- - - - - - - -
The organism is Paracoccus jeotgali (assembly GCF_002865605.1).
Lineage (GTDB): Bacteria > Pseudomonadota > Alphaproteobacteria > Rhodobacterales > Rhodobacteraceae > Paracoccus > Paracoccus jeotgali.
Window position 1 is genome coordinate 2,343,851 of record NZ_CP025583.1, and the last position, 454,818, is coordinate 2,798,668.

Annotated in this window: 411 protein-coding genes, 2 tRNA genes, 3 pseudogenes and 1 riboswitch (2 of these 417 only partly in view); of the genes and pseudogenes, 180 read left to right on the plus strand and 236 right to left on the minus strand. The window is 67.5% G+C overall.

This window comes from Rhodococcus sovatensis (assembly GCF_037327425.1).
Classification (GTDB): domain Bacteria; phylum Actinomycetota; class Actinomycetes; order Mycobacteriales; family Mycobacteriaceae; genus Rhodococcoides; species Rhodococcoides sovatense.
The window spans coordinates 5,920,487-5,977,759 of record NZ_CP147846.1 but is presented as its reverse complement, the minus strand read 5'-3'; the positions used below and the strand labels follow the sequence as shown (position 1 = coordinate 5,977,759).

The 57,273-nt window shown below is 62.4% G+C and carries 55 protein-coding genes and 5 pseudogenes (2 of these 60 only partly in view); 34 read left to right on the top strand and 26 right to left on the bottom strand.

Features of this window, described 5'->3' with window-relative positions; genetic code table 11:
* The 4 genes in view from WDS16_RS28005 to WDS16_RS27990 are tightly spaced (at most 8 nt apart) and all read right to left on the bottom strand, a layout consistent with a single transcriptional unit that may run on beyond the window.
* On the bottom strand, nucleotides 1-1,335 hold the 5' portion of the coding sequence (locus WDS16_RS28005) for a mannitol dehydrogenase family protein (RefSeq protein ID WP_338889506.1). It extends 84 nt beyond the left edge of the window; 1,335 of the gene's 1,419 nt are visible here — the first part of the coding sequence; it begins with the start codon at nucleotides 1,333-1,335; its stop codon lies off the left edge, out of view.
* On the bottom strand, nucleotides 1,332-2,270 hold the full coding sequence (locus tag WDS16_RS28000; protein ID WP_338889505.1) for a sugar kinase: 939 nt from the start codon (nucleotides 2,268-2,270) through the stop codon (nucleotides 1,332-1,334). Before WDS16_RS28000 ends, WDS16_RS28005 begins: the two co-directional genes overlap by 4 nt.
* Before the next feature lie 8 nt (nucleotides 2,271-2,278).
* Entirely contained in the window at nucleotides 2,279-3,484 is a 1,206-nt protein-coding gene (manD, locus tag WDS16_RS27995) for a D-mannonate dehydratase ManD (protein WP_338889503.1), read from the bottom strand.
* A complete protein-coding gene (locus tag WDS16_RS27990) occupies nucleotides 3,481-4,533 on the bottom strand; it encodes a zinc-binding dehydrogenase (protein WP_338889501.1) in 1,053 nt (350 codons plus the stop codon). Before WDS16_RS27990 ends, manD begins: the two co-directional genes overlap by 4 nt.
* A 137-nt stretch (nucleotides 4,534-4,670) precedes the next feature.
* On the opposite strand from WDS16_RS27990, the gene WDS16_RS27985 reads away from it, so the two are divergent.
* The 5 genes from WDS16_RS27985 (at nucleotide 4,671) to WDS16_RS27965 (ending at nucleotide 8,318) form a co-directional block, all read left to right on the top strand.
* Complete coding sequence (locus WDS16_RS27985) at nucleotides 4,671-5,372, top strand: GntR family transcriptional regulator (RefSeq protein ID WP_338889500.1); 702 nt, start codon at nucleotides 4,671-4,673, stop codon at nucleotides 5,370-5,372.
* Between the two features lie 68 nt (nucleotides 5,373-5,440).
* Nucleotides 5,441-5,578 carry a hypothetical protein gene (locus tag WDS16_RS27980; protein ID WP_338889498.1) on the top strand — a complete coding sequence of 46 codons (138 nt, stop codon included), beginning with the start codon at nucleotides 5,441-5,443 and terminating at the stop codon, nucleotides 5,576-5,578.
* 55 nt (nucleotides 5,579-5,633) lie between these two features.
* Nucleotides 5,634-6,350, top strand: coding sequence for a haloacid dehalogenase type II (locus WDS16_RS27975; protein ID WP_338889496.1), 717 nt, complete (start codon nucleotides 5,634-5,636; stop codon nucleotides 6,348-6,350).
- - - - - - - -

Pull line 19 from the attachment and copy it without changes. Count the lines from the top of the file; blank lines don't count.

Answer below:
* Complete coding sequence (locus WDS16_RS27985) at nucleotides 4,671-5,372, top strand: GntR family transcriptional regulator (RefSeq protein ID WP_338889500.1); 702 nt, start codon at nucleotides 4,671-4,673, stop codon at nucleotides 5,370-5,372.